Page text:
The string of hearts has to be one of the more adorable plants out there. How can you not love the little heart-shaped leaves? If you love these, you will be happy to learn there are a few strings of hearts varieties you can add to your collection.
Each of them offers something unique, and you can either grow them individually or even plant them in the same pot for a wonderful, colorful combination. The requirements of all are more or less the same, some being more forgiving when it comes to light.
Ready to find out what all the different ceropegia woodii varieties are? Read on!
String of Hearts Varieties
When it comes to these, the basic string of heart care is the same for all types. You will need to give more attention to variegated ones if you want to keep the colors as they are, but as far as keeping them alive goes, they are all relatively easy.
Read: How to care for string of hearts
They can all be propagated in the same way too, so if you want to share a plant with your friend, it’s easy to do. The propagation has a high success rate too.
Read: How to propagate string of hearts
Regular String of Hearts
The most common string of hearts variety which you can find in most stores. This semi-succulent is easy to grow and, under the right conditions, grows extremely fast. This type doesn’t have a steep price tag, so you can buy a large plant without breaking the bank. As it’s a fast grower, you can’t go wrong with purchasing a baby plant (or asking a friend to give you a strand) as you will soon have a gorgeous plant with long vines full of little hearts.
The leaves are heart-shaped, which is a signature of these plants. The leaves are dark green with lighter green marbled patterns. The undersides of leaves have a pink to purple hue. Depending on the amount of light they get, the pattern can be more or less pronounced. With more light, the underside becomes more purple as well.
Variegated String of Hearts Varieties (Pink or White)
These are the cutest little hearts you will ever see! The leaf shape of any ceropegia woodii is adorable by itself but add a splash of pink on the side, and one can’t help but fall in love with this plant.
Sold under the name “variegated string of hearts” or “string of hearts pink,” you can get these with different amounts of variegation. Some have gentle pink edges, while others have insane amounts of pink. These are a bit harder to come by than a regular ceropegia woodii, but you shouldn’t have many issues finding one.
When it comes to care, these are a bit more tricky than a regular variety or other string of heart varieties that have mostly green leaves. To keep the wonderful pink color and prevent the variegation from reverting, you will need to provide more light (but not too much) than you would with a regular SOH. These are also slower growing than a regular variety, so if you want a full-plant fast, it’s better to purchase a larger specimen from the start.
Important! If the isn’t receiving enough light, it will compensate for this by losing variegation. Once the variegation on the leaf is lost, that leaf won’t get it back – the loss of variegation is permanent (this goes for the white parts of the leaves).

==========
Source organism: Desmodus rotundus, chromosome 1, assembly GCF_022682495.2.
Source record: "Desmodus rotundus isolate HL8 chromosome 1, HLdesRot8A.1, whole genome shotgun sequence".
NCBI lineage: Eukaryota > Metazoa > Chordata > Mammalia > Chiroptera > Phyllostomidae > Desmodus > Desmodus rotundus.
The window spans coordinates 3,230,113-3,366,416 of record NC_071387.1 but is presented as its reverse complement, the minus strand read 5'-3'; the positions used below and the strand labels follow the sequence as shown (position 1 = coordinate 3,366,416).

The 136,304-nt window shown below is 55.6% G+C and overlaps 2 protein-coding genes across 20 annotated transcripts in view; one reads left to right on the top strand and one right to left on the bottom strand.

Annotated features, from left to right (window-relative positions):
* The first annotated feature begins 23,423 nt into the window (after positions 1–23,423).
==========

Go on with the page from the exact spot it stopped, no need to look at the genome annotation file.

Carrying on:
If you only see white variegation but want your plant to get the adorable pink hues, you will need to provide more light.
Silver Glory String of Hearts
Silver glory is another fun string of hearts variety to add to your collection. If you compare string of hearts silver glory vs. regular, you will note the shape of the leaves is slightly different. The regular ones have a more pronounced heart shape, while the silver glory is more like a pumpkin or an apple. You will notice the bottom part of the heart is more rounded or even rounded up (as with the bottom of the apple), whereas, with the regular String of Hearts, the end is a bit more pointed.
The shape of the leaf is the main indicator, as while silver glory is known for the almost completely silver color of the leaves, the regular variety can have almost completely silvery leaves too with decent light exposure.
As far as care goes, these are easy as the regular kind and won’t need any special treatment. Proper light is key to keeping the leaves completely silver and the plant having a purple underside.
Durban – String of Spades
Another type of Ceropegia Woodii, the Durban, often goes by the name String of Spades, too, as the shape of the leaves is a little more pointy, and the heart is less pronounced. The leaves can also be completely spade/diamond-shaped.
These are more light green in color and may grow a little slower than a regular variety.
Another fun ceropegia woodii variety is the Orange River. You won’t necessarily see much orange color on the leaves as the name might suggest, as the plant leaves are mainly green. But the green is wonderful. Other non-variegated varieties have leaves that are green but have a more silvery look to them, and the green is duller. The Orange River variety, on the other hand, has a lighter, more pronounced green color of the leaves. If stressed, however, a subtle orange hue can be seen on the leaves and underleaves.
The leaves are heart shaped, but are more pointy and sharp than the regular variety.
These are happy growers that can grow really fast and are easy to maintain.
Mini star is another variety, an uncommon one, where leaves are smaller than with the regular varieties.